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Some Thoughts on the Tarot and Neo-Paganism

April 22, 2010

Some Thoughts on The Tarot and Neo-Paganism

 

Divination is a valuable spiritual practice for Pagans for many reasons. If you believe in an immanent Divinity that is present in everything, being able to find wisdom in something as mundane as a pack of cards is a good reminder that the Gods are everywhere! It teaches us to seek out meaning, and that imbues our lives with sacredness. It can also teach us to understand symbols and archetypes, and that knowledge will deepen our ritual practices. It can show us all the parts of our selves, from many different angles, si we can connect more with our authentic, Divine selves, and to see our Shadows and then transform them.

 

I have heard many Pagans complain about Tarot decks with feature a lot of Christian imagery, but I think it's important to understand where the Tarot comes from, and why it's there. There are a lot of decks with specifically Pagan themes, some of which are lovely.. but to me, the traditional Tarot is really a melting pot of symbolism from a lot of different sources, and it transcends any religious divisions.

 

The oldest known packs of Tarot come to us from the 1400s in Italy, and at that time, Catholic iconography was everywhere. The archetypes of the major arcana can be found all over the place in the popular culture of the time. Cards like the Pope (later renamed the Hierophant), Judgement, and the Devil clearly show Christian concepts, and the Cardinal Virutes were also present, but we can see some heretical ideas in there, too-- like the Papess (the female pope, later called the High Priestess). Also there are alchemical and astrological symbols like the Sun, the Moon, the Star, and Temperence. The minor arcana are older than the majors, and are based on playing cards from the Middle East. Some people think that they contain Sufi symbolism in their structure. Later, A.E. Waite created the Rider Tarot, and was largely inspired by the mythology of the Holy Grail, which features elements of both Christian and Pagan ideology.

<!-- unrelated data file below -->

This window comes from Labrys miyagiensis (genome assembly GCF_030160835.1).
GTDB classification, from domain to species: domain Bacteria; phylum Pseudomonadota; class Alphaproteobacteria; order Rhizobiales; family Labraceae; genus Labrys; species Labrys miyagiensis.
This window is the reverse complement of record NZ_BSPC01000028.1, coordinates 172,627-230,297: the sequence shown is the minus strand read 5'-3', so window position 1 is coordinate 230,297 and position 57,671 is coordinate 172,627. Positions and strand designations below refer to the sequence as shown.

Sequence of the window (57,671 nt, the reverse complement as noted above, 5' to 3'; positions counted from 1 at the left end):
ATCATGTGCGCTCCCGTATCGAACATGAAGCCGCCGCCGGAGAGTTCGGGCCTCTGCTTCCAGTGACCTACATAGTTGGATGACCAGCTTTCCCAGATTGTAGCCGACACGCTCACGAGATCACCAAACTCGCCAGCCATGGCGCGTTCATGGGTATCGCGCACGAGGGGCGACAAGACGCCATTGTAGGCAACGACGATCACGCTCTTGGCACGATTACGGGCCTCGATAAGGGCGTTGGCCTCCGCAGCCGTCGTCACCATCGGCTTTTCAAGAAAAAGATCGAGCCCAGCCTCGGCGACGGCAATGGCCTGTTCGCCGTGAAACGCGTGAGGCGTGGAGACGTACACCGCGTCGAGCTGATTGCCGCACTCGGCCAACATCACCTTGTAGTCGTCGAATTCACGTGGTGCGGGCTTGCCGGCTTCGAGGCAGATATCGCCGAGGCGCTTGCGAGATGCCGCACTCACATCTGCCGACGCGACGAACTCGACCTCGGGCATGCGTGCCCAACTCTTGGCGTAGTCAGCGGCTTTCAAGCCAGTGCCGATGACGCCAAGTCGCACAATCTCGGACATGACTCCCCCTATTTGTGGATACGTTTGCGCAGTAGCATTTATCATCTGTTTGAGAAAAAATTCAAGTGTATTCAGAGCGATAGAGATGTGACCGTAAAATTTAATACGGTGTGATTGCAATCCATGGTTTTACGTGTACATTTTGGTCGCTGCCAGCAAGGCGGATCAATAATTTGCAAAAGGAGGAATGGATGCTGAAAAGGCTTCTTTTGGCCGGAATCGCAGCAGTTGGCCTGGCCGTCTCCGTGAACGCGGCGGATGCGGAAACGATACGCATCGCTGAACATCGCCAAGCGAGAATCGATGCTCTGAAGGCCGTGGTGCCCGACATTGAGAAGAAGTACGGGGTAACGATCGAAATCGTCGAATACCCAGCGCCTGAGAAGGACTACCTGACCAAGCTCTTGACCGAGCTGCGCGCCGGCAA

In modern Tarot, there are many decks which aim themselves towards a specific market, recreating the symbols in a new form to appeal to a particular audience. Pagan-oriented decks are popular, and there are a lot of them. Some are classics, which have been around for decades, like Ellen Cannon Reed's “Tarot of the Witches” which uses both Wiccan and Qabalistic symbols (though some might find the art a little dated), or Liz Greene and Tricia Newell's “Mythic Tarot", which is populated with figures from Greek Mythology, and accompanied by a book connecting the cards to Jungian ideas, or the “Robin Wood Tarot”, which is based on the Rider Waite, but with more Pagan imagery. In the last few years, a huge number of Pagan decks have come out. The Druidcraft is inspired by both Wicca and Druidism, and has beautiful art. The newly released “Gaian Tarot” features realistic-looking imagery and focuses on earth-based spirituality. Keep an eye out for the new “Wildwood Tarot”, which is a re-working of the long out-of-print “Greenwood Tarot”, which featured themes about pre-Celtic European Shamanism.

 

Sometimes, using these kind of decks can be helpful, if it assists us to feel a more personal connection to a symbol... but be you may want to give a thought to thematic decks which repackage an archetype to make it more palatable, and end up losing the meaning of the card in the process.

Sometimes we might have a tendency to avoid a symbol that causes a reaction in us-- but if it bothers you, that's a good sign that it is a powerful symbol for you, and there's something in your subconscious that may find value in working with it and confronting it.

 

When we have cards like the Devil and the Pope in the deck, we could see universal human themes in them, beyond the Christian themes. Things like the outer structures of spiritual practice can be shown in the Pope card, or ideas of spiritual discipline. The Devil can show the restrictive nature of our fears, or it might talk about our more primal urges. If we change these cards instead to 'the Shaman', and 'The Horned God', do they still carry the same connotations? Just some food for thought.

 

If we want to work with more Pagan-centric Divination forms, we might try something other than Tarot. Ogham staves are a Celtic divination form based on tree symbolism, and the Runes are a Norse Pagan magickal alphabet. Or we might try casting stones or bones, or better yet, just go out into Nature and practice listening to what's in front of us. We need to pay careful attention to our own inner voice, the voice of the Divine, and the voice of the world-- when we can first hear those with clarity, we will be much better at reading the cards.

 

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